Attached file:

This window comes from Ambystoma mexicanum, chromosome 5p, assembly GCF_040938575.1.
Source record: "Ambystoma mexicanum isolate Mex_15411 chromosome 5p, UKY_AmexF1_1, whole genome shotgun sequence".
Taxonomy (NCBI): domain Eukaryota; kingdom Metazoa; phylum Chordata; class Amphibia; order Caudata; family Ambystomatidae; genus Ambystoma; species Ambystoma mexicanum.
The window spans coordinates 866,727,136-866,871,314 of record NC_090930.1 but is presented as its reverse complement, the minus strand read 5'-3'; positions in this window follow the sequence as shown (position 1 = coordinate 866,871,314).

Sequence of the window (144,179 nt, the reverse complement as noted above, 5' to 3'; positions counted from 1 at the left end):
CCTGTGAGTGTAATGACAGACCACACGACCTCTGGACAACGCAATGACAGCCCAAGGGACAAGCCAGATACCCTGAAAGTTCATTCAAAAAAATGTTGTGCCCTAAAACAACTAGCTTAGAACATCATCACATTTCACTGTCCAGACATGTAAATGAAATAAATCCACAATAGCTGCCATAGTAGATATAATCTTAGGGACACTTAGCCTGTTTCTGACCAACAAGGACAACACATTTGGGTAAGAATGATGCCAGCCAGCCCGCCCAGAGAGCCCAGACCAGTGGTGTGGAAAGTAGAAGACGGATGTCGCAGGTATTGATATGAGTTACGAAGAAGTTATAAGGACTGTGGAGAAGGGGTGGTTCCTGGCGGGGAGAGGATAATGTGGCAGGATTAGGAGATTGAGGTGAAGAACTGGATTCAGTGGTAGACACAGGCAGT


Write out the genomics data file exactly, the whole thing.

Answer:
This window comes from Ambystoma mexicanum, chromosome 5p, assembly GCF_040938575.1.
Source record: "Ambystoma mexicanum isolate Mex_15411 chromosome 5p, UKY_AmexF1_1, whole genome shotgun sequence".
Taxonomy (NCBI): domain Eukaryota; kingdom Metazoa; phylum Chordata; class Amphibia; order Caudata; family Ambystomatidae; genus Ambystoma; species Ambystoma mexicanum.
The window spans coordinates 866,727,136-866,871,314 of record NC_090930.1 but is presented as its reverse complement, the minus strand read 5'-3'; positions in this window follow the sequence as shown (position 1 = coordinate 866,871,314).

Sequence of the window (144,179 nt, the reverse complement as noted above, 5' to 3'; positions counted from 1 at the left end):
CCTGTGAGTGTAATGACAGACCACACGACCTCTGGACAACGCAATGACAGCCCAAGGGACAAGCCAGATACCCTGAAAGTTCATTCAAAAAAATGTTGTGCCCTAAAACAACTAGCTTAGAACATCATCACATTTCACTGTCCAGACATGTAAATGAAATAAATCCACAATAGCTGCCATAGTAGATATAATCTTAGGGACACTTAGCCTGTTTCTGACCAACAAGGACAACACATTTGGGTAAGAATGATGCCAGCCAGCCCGCCCAGAGAGCCCAGACCAGTGGTGTGGAAAGTAGAAGACGGATGTCGCAGGTATTGATATGAGTTACGAAGAAGTTATAAGGACTGTGGAGAAGGGGTGGTTCCTGGCGGGGAGAGGATAATGTGGCAGGATTAGGAGATTGAGGTGAAGAACTGGATTCAGTGGTAGACACAGGCAGT